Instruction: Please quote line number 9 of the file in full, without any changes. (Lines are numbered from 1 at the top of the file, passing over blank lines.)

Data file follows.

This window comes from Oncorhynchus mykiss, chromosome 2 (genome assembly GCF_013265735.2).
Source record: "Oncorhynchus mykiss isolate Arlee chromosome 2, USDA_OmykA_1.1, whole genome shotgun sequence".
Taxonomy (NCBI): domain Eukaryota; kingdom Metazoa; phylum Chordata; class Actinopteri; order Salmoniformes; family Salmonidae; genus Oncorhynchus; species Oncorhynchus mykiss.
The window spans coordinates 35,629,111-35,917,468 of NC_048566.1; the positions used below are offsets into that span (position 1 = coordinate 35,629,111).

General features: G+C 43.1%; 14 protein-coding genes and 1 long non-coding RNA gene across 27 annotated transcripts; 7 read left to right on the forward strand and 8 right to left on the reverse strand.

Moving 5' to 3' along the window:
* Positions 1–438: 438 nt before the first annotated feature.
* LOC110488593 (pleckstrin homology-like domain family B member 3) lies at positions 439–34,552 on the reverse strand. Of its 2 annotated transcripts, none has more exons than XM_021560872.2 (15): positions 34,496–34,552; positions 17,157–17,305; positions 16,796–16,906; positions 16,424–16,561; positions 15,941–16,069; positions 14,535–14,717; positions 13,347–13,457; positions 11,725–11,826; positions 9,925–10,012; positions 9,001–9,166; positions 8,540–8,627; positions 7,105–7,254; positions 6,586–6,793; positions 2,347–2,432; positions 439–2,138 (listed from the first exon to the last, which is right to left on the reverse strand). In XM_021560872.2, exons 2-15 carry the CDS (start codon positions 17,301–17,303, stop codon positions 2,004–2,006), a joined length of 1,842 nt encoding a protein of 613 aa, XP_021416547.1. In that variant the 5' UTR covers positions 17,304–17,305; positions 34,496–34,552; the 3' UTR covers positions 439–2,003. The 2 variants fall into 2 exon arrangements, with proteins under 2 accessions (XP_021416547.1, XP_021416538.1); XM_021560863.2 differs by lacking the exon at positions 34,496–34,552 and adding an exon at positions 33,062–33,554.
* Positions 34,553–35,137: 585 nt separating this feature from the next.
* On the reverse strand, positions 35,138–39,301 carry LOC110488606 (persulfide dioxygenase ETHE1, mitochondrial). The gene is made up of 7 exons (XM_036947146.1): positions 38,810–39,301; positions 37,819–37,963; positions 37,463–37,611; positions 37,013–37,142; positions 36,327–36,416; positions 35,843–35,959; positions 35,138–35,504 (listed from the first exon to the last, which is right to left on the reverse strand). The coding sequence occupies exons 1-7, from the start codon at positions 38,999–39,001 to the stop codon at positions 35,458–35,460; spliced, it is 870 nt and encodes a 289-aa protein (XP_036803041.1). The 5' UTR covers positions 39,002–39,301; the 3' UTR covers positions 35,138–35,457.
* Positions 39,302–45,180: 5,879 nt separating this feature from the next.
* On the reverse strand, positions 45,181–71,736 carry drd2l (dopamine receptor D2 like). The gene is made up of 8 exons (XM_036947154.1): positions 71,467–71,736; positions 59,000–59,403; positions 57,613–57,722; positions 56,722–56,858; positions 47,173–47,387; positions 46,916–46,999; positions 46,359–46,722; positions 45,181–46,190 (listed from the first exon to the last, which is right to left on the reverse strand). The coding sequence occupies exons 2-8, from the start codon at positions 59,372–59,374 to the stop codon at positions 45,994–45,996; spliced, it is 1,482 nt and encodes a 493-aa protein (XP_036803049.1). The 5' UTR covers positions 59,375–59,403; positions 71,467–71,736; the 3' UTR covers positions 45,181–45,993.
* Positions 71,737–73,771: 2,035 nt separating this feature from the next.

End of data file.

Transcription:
* Positions 34,553–35,137: 585 nt separating this feature from the next.